Wednesday, August 10, 2011

The Earth Is Still Flat!!

For Many Recovering Addicts, The Earth Is Flat!

In ancient times, the church leaders of the day believed the earth was flat. Most people accepted the church’s views without question and it was common belief that if anyone were foolhardy enough to sail too close to the edge of the world, they would surely fall off into the great abyss and perish. (sounds a little like hell, doesn’t it?) To make a long Inquisition short, a scientist named Galileo invented the telescope, which proved that planets are actually round in shape. Religious leaders of the day were outraged to learn Galileo had dared to challenge their teachings and branded him as a heretic. When Galileo set his telescope up on the roof of Cardinal Bellarmine’s Holy Office and asked him to look for himself, the Cardinal refused. Instead, the church held a trial and declared Galileo guilty of heresy. He was placed under house arrest until his death, in 1642. The Cardinal and his organization weren’t interested in any truth, but their own.

Based on this little snippet of history, it’s clear to see how the views of a few authority figures can be used to control the majority of the population. Today’s view of addiction recovery is a good example. In recent decades, authority figures working in the addiction field have convinced most alcoholics and addicts that they suffer from an incurable disease. It’s no more truthful than preaching that the world is flat, of course, but most addicts have swallowed this fallacy hook, line, and sinker. I have no problem with addiction being labeled as a disease. Dis-ease describes addiction perfectly. But, please don’t tell me that addiction is an “incurable” disease. Defining addiction as a disease with no cure not only paints every addict with the same broad brush, it’s also arrogant, insulting and condescending. Even worse, most of the so-called “experts” on the topic have never been addicted to any substance themselves. Most have not walked in the addict's shoes.

There are many of us, myself included, that have been cured of addiction. AA’s founder, Bill Wilson, was one. For those 12 Steppers reading this, please stop wringing your hands and shaking your head in shock and disbelief. Instead, get out your Big Book, 4th Edition, turn to page 191, and read Bill’s words for yourself. You might be in for a surprise.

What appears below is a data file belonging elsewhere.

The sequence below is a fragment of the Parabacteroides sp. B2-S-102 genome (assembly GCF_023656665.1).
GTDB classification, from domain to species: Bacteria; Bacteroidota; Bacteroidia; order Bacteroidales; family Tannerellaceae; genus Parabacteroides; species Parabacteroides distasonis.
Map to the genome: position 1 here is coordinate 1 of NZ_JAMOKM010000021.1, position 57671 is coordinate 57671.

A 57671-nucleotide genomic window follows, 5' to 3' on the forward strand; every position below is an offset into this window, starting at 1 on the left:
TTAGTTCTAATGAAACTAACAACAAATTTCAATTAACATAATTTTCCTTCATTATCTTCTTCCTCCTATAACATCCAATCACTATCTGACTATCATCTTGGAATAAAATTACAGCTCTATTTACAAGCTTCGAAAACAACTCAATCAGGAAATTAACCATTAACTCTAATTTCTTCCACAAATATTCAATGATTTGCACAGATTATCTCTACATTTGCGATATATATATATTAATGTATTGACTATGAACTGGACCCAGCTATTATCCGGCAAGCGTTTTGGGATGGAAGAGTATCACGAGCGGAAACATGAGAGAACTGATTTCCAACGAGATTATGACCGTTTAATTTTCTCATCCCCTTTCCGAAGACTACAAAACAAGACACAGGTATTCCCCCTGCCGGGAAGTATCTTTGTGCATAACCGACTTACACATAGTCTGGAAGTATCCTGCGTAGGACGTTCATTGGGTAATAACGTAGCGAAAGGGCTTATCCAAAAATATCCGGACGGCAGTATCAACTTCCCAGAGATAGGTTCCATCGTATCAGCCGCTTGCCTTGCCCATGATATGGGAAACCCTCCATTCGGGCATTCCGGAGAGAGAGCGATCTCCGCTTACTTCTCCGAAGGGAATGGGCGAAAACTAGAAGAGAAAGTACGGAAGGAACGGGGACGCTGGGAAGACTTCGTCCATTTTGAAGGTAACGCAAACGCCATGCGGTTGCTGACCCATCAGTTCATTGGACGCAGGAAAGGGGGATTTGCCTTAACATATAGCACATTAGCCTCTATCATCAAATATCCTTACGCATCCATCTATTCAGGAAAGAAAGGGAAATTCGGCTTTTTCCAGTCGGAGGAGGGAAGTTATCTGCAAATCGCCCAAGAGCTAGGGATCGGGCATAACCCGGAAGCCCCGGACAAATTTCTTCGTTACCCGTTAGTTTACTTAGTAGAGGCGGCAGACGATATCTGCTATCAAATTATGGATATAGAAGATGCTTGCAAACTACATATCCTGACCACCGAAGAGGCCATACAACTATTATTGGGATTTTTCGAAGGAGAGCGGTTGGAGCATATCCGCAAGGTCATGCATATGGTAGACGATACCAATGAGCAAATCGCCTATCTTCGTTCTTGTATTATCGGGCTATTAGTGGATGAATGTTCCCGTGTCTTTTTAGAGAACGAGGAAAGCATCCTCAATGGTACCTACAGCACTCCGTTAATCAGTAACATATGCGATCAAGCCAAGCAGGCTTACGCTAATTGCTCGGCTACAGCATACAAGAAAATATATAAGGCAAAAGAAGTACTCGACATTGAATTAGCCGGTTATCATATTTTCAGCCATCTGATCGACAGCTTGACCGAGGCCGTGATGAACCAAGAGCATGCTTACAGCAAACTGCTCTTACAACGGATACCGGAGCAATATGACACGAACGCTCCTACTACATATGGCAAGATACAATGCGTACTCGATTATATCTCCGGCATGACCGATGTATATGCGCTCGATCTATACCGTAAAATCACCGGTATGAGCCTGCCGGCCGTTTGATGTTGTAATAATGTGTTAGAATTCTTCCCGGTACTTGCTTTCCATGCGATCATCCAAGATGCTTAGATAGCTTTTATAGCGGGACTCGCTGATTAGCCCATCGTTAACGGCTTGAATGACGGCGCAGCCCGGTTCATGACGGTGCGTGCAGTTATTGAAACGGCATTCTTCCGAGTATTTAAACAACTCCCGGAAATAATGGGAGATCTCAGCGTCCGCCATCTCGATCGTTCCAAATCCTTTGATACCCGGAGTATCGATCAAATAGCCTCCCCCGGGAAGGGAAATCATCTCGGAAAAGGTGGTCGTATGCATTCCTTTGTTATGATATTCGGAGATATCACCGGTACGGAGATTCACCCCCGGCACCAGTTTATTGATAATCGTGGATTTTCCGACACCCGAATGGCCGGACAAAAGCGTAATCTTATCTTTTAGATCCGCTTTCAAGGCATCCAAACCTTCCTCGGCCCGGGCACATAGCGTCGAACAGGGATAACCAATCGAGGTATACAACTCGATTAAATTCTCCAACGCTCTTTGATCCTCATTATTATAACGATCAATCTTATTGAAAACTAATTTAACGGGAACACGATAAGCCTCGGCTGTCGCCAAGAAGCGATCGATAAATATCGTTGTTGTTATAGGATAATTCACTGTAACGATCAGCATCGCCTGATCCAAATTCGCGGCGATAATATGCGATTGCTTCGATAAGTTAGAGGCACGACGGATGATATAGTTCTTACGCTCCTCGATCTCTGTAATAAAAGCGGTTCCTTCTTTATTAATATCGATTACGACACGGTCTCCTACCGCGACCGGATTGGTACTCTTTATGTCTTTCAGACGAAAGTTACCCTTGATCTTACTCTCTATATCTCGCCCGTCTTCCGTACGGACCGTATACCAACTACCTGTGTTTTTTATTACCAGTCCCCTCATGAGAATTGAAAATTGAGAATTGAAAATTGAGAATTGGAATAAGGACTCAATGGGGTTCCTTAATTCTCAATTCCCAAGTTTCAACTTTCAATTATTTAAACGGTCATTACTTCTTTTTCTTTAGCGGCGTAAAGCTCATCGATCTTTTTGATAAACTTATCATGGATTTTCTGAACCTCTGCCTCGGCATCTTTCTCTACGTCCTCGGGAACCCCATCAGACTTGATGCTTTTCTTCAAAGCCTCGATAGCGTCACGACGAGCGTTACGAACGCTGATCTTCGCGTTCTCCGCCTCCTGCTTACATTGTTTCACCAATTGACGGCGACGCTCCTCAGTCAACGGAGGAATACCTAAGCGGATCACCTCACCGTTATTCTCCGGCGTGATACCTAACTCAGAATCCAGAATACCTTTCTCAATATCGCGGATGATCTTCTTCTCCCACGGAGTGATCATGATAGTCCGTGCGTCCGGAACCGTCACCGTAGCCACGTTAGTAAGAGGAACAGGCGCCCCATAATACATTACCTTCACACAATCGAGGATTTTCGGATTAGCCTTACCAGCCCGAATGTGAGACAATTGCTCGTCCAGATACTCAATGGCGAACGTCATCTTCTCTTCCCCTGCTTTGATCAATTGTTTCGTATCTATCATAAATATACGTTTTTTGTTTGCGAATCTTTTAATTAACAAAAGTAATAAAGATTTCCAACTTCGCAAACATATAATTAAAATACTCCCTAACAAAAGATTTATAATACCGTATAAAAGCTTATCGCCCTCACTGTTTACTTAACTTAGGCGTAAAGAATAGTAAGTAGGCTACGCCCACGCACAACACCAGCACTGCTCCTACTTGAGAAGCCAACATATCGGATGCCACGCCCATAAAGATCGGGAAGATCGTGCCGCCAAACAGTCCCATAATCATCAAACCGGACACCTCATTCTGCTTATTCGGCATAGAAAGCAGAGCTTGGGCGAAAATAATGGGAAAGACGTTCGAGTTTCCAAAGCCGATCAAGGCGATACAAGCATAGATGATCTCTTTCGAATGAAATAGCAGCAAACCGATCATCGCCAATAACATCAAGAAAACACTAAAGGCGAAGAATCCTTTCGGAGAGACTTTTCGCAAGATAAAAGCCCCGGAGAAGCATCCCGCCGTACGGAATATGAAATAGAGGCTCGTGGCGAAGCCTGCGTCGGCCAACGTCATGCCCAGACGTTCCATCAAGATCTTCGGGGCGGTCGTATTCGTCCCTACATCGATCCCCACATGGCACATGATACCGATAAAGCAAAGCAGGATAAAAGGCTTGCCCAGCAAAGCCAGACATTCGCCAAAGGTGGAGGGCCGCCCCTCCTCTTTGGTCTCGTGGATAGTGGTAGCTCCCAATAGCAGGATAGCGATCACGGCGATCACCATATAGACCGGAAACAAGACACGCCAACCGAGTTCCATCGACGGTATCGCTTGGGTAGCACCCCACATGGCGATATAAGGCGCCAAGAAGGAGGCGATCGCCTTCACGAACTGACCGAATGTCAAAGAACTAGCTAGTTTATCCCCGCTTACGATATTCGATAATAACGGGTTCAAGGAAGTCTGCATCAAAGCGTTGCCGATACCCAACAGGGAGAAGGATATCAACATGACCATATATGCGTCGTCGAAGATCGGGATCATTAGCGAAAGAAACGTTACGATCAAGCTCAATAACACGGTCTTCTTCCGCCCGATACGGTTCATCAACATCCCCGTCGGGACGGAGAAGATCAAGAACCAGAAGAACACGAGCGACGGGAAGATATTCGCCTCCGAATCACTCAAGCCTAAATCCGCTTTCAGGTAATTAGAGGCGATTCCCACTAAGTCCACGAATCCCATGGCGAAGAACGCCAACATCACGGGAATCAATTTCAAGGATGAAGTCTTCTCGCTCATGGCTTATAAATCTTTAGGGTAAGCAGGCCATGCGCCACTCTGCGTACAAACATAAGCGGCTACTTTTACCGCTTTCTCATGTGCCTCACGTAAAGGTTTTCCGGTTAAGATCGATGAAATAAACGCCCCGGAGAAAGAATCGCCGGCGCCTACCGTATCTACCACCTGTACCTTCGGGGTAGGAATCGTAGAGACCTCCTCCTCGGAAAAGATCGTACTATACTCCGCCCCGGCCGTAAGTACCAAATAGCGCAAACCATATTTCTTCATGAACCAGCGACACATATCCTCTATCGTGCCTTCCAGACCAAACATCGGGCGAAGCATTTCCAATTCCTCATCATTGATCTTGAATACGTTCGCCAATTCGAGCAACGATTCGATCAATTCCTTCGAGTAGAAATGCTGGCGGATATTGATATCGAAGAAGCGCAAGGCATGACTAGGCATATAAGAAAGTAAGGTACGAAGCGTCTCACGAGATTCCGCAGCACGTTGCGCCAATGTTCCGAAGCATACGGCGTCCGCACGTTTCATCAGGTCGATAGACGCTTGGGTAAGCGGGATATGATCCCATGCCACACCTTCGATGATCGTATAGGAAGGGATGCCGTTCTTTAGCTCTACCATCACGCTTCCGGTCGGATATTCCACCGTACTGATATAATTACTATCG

It’s ironic that AA’s original message of addiction as a CURABLE disease is largely ignored by its members and the addiction treatment profession. It’s no accident, however. Everyone involved in addiction recovery stands to gain, in some form or fashion. Many addicts enjoy the attention their incurable disease offers them – there is a lot of sympathy and attention to be gained, not to mention the convenience of not having to be held accountable in working on their own cure. Seeking a cure is a lot of work, after all. Plus, it’s fun to belong to support groups, where people can all agree they are victims-in-arms. Some people enjoy it so much they spend the rest of their lives talking about it in support groups, and little more.

Treatment professionals and rehab clinics love the incurable disease label because it earns them oodles of money… especially when rehab becomes a revolving door for the hopelessly incurable patient. And where would A.A. be if everyone became cured of addiction? Who would “keep coming back” to shout “it works if you work it” week after week? If most people actually worked the program, a lot of people would be out of a job.

Much like Galileo, I expect some will label my view of an addiction cure as heresy. But, like Galileo and countless others, I’ll continue to stand behind my beliefs, even at the risk of ex-communication and solitary confinement. Five hundred years after Galileo’s death, many still believe what others tell us, without question. Fear is a great motivator. Those that think outside the box might sail off the edge and perish, after all… unless we dare to step aboard our own recovery vessel and set sail for ourselves.

Read AA’s original message and decide for yourself - Big Book, 4th Edition, page 191.

Monday, August 8, 2011

The Role Of Spirituality In Addiction Recovery

Spirituality fascinates me. I guess that’s because of all the years spent living in the darkness of my own addiction. For more than twenty years, the only spirit I ever felt came out of a bottle with the word “fine spirits” printed on the label. I emptied thousands of bottles looking for the spirit inside, but never was able to find it. All I ever got out of any bottle the next morning were feelings of sorrow, emptiness and pain. Ironically, those were the same feelings that caused me to drink in the first place. I wasn’t alone in my little black hole, though. Countless addicts before me have felt the same way, and there are millions more feeling the same silent desperation today.

There is a way to climb out of the darkness, though, using a spiritual approach. What, exactly, is spirituality? Simply stated, spirit and soul are said to be separate entities, yet connected. The soul is the essence of our inner being - it is the place inside us where inner peace and happiness are meant to reside. Spirit is the flow of energy that connects our soul with a universal energy. Some call this energy God, while others think of it as universal knowledge, higher self, or even an invisible, yet very real form of energy called love. Spirit is the high voltage power line that carries light (and love) to the soul. Many people, alcoholics and teetotalers alike, are often only vaguely aware that spirit exists, if at all. As a practicing alcoholic, I was completely in the dark. That’s because alcohol and drugs deaden one’s perceptions and block the ability to feel normal emotions like joy, peace and a connection with others. Emotions are a form of energy. If spirit connects us to the Great White Light in the Sky, then someone must have turned the light switch off inside me. Someone did, and it was my old pal, Budweiser.